Frontiers of ctDNA, targeted therapies, and immunotherapy in non-small-cell lung cancer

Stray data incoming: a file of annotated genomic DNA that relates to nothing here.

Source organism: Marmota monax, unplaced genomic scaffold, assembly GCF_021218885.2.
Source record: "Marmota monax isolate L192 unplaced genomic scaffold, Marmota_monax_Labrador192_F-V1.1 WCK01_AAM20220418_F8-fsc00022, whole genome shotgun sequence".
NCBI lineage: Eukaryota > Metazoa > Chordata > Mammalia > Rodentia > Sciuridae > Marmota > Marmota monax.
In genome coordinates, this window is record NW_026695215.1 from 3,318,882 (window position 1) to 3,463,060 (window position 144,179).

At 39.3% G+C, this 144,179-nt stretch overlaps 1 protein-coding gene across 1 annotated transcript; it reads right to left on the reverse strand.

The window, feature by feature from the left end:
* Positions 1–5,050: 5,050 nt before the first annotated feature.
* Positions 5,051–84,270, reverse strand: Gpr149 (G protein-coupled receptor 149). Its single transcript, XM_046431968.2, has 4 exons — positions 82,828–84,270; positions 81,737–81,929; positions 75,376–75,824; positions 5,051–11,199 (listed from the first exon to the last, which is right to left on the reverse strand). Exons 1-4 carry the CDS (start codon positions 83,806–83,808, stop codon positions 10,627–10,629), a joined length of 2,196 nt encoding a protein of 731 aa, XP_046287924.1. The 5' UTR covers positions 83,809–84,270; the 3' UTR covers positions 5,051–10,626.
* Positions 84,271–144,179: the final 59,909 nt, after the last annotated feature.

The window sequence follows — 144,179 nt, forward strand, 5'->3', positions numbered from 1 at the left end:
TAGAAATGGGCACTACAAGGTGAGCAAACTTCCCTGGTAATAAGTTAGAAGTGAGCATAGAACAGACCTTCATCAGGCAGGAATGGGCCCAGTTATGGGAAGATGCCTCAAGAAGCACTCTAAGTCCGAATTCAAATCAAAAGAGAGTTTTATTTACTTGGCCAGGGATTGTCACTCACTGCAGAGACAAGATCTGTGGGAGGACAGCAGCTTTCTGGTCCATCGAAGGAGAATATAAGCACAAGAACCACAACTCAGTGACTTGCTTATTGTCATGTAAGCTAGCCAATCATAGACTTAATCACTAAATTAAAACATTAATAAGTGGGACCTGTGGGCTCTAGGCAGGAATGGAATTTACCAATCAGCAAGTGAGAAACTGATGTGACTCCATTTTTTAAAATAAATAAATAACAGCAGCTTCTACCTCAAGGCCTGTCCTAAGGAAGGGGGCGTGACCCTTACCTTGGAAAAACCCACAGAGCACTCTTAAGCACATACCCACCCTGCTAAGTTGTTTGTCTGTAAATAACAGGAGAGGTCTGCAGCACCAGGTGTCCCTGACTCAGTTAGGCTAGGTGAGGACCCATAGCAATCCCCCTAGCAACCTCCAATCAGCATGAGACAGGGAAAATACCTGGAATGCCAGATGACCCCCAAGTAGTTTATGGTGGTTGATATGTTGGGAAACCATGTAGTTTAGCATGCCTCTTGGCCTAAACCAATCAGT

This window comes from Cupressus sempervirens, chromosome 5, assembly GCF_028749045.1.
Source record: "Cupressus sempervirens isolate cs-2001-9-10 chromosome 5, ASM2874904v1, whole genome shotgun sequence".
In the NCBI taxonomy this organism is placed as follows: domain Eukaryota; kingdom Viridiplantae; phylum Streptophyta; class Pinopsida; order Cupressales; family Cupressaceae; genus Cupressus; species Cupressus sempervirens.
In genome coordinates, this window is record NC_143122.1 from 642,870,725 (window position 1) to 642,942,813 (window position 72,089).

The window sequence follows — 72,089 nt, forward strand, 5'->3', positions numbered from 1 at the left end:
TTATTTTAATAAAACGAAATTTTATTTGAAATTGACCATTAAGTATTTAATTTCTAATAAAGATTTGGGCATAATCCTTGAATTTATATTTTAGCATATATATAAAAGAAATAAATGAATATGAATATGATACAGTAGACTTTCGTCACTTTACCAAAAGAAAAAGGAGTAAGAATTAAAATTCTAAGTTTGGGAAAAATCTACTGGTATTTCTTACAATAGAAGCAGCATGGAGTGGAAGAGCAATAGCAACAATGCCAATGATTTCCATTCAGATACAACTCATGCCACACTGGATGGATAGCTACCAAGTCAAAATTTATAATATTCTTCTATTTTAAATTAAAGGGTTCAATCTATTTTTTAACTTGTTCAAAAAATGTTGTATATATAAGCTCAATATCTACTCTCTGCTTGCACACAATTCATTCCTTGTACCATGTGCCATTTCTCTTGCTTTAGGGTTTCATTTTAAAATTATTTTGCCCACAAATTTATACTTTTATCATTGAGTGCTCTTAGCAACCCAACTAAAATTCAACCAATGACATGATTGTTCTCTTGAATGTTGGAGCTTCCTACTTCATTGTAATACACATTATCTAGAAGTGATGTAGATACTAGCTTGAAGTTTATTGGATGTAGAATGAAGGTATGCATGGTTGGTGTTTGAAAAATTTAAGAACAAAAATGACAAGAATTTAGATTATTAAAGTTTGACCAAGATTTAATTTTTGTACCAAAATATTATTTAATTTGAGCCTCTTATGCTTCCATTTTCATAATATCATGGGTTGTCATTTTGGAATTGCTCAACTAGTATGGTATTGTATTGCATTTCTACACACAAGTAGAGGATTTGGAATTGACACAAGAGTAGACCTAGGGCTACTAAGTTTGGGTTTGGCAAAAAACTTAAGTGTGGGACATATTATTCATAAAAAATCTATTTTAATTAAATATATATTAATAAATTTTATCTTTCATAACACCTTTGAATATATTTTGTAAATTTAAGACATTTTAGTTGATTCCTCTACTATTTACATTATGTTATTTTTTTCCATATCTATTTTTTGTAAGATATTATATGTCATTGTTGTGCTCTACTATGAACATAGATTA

Non-small-cell lung cancer (NSCLC), a main subtype of lung cancer, is one of the most common causes of cancer death in men and women worldwide. Circulating tumor DNA (ctDNA), tyrosine kinase inhibitors (TKIs) and immunotherapy have revolutionized both our understanding of NSCLC, from its diagnosis to targeted NSCLC therapies, and its treatment. ctDNA quantification confers convenience and precision to clinical decision making. Furthermore, the implementation of TKI-based targeted therapy and immunotherapy has significantly improved NSCLC patient quality of life. This review provides an update on the methods of ctDNA detection and its impact on therapeutic strategies; therapies that target epidermal growth factor receptor (EGFR) and anaplastic lymphoma kinase (ALK) using TKIs such as osimertinib and lorlatinib; the rise of various resistant mechanisms; and the control of programmed cell death-1 (PD- 1), programmed cell death ligand-1 (PD-L1), and cytotoxic T-lymphocyte antigen-4 (CTLA-4) by immune checkpoint inhibitors (ICIs) in immunotherapy; blood tumor mutational burden (bTMB) calculated by ctDNA assay as a novel biomarker for immunotherapy. However, NSCLC patients still face many challenges. Further studies and trials are needed to develop more effective drugs or therapies to treat NSCLC.